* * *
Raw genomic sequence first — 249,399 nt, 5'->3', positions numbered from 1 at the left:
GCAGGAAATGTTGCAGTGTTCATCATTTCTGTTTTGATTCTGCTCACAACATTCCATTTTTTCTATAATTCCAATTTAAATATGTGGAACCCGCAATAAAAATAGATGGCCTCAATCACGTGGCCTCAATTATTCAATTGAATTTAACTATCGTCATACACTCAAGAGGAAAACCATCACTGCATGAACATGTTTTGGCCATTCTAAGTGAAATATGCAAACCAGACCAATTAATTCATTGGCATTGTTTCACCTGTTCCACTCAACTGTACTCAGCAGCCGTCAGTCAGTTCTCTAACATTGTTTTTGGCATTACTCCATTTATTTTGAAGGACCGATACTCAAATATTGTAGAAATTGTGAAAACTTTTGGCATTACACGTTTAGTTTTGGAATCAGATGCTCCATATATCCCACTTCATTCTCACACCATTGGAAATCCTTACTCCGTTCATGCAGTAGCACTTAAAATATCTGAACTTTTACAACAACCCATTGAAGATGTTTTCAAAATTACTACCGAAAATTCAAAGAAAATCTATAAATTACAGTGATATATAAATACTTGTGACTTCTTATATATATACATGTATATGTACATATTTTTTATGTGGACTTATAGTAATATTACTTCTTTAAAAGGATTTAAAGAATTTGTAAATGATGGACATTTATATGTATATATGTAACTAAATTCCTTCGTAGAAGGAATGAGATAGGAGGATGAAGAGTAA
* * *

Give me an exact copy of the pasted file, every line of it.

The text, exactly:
Raw genomic sequence first — 249,399 nt, 5'->3', positions numbered from 1 at the left:
GCAGGAAATGTTGCAGTGTTCATCATTTCTGTTTTGATTCTGCTCACAACATTCCATTTTTTCTATAATTCCAATTTAAATATGTGGAACCCGCAATAAAAATAGATGGCCTCAATCACGTGGCCTCAATTATTCAATTGAATTTAACTATCGTCATACACTCAAGAGGAAAACCATCACTGCATGAACATGTTTTGGCCATTCTAAGTGAAATATGCAAACCAGACCAATTAATTCATTGGCATTGTTTCACCTGTTCCACTCAACTGTACTCAGCAGCCGTCAGTCAGTTCTCTAACATTGTTTTTGGCATTACTCCATTTATTTTGAAGGACCGATACTCAAATATTGTAGAAATTGTGAAAACTTTTGGCATTACACGTTTAGTTTTGGAATCAGATGCTCCATATATCCCACTTCATTCTCACACCATTGGAAATCCTTACTCCGTTCATGCAGTAGCACTTAAAATATCTGAACTTTTACAACAACCCATTGAAGATGTTTTCAAAATTACTACCGAAAATTCAAAGAAAATCTATAAATTACAGTGATATATAAATACTTGTGACTTCTTATATATATACATGTATATGTACATATTTTTTATGTGGACTTATAGTAATATTACTTCTTTAAAAGGATTTAAAGAATTTGTAAATGATGGACATTTATATGTATATATGTAACTAAATTCCTTCGTAGAAGGAATGAGATAGGAGGATGAAGAGTAA